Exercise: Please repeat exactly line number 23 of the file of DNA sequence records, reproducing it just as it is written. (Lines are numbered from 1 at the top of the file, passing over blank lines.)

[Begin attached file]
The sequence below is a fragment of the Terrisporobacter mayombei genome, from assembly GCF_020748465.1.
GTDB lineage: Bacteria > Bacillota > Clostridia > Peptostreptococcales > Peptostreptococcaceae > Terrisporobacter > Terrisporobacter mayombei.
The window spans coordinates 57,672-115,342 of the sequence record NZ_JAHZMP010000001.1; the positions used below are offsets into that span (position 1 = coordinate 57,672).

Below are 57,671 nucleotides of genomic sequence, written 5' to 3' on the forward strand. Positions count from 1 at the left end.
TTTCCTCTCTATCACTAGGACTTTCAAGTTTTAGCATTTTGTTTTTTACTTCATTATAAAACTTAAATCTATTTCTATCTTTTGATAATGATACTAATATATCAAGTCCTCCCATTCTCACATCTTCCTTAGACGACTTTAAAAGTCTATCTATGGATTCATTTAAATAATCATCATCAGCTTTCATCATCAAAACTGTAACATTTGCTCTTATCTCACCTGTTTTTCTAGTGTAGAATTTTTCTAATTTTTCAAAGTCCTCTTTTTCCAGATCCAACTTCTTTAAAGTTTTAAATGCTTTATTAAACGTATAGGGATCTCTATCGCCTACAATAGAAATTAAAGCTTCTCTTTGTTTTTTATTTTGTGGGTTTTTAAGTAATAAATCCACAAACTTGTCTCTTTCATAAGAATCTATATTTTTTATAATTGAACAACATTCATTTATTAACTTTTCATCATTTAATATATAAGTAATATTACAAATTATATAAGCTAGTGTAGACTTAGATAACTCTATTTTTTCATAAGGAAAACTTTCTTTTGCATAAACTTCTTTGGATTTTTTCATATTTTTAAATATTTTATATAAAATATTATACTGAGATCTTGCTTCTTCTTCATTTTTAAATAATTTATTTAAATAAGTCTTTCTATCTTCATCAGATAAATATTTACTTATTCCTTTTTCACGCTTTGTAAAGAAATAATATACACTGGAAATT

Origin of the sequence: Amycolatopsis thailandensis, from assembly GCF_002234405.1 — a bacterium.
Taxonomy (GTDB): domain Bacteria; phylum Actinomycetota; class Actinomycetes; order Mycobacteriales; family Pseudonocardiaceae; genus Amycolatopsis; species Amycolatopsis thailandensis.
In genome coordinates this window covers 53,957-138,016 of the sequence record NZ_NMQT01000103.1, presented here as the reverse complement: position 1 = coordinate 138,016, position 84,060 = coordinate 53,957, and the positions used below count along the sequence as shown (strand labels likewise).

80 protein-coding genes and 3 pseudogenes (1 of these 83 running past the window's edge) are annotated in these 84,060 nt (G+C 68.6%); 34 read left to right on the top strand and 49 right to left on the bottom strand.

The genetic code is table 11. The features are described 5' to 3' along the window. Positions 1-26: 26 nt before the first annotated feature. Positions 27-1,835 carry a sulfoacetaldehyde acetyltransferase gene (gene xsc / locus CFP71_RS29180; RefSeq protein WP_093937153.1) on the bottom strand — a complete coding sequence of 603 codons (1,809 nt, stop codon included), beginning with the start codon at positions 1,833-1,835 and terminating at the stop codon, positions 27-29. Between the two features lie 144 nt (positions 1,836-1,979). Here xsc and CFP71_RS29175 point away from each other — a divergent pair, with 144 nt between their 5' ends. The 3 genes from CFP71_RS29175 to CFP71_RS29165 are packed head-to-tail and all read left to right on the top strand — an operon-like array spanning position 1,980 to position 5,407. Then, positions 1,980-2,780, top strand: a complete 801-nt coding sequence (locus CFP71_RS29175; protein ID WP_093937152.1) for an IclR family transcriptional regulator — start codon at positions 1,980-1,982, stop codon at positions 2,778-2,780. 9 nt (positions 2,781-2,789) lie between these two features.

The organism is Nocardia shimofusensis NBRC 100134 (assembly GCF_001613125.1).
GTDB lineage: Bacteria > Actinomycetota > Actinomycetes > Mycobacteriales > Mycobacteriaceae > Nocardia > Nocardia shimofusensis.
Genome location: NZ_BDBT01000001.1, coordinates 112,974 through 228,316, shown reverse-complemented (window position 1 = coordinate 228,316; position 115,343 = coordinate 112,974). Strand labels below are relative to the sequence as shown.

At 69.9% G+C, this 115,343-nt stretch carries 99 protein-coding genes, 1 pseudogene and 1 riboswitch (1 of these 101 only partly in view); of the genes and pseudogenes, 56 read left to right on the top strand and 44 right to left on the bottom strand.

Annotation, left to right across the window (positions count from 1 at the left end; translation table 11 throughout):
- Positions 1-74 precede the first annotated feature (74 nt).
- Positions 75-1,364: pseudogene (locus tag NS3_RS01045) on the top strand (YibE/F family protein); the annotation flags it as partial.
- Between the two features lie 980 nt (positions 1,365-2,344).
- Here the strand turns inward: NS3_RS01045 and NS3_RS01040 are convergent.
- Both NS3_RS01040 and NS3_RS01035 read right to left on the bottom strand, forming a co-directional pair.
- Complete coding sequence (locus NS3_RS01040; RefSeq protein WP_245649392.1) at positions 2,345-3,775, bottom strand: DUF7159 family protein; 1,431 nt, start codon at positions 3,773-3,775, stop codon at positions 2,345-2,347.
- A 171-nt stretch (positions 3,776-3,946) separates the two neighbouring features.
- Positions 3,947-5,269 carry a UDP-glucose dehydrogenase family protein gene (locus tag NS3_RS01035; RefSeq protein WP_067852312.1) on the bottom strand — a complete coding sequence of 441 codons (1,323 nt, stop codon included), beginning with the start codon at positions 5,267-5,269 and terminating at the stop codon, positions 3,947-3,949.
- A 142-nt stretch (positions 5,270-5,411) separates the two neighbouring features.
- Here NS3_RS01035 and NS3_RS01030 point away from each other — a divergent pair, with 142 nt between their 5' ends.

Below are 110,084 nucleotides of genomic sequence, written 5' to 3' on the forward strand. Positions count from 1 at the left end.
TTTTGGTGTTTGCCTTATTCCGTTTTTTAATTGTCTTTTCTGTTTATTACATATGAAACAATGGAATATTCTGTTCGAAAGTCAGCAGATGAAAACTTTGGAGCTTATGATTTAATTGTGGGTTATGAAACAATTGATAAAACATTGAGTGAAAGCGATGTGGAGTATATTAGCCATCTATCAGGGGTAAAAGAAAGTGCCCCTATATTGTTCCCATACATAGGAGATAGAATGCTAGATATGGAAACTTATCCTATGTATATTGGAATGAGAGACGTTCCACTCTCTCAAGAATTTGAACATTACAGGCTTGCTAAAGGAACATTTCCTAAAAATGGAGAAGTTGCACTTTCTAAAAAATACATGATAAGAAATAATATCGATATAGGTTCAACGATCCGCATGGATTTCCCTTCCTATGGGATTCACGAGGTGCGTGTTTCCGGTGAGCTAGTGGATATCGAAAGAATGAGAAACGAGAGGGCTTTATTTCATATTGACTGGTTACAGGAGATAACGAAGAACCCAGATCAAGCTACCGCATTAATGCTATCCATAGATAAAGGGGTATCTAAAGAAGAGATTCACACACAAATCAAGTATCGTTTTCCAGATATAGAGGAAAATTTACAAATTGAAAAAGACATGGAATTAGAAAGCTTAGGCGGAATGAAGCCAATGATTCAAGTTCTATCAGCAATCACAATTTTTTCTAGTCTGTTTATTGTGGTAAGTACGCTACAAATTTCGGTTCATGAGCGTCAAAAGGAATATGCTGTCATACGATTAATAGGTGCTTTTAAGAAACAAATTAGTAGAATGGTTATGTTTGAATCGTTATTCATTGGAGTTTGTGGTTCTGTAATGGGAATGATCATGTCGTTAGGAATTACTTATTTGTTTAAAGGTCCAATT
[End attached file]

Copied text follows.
- Positions 3,947-5,269 carry a UDP-glucose dehydrogenase family protein gene (locus tag NS3_RS01035; RefSeq protein WP_067852312.1) on the bottom strand — a complete coding sequence of 441 codons (1,323 nt, stop codon included), beginning with the start codon at positions 5,267-5,269 and terminating at the stop codon, positions 3,947-3,949.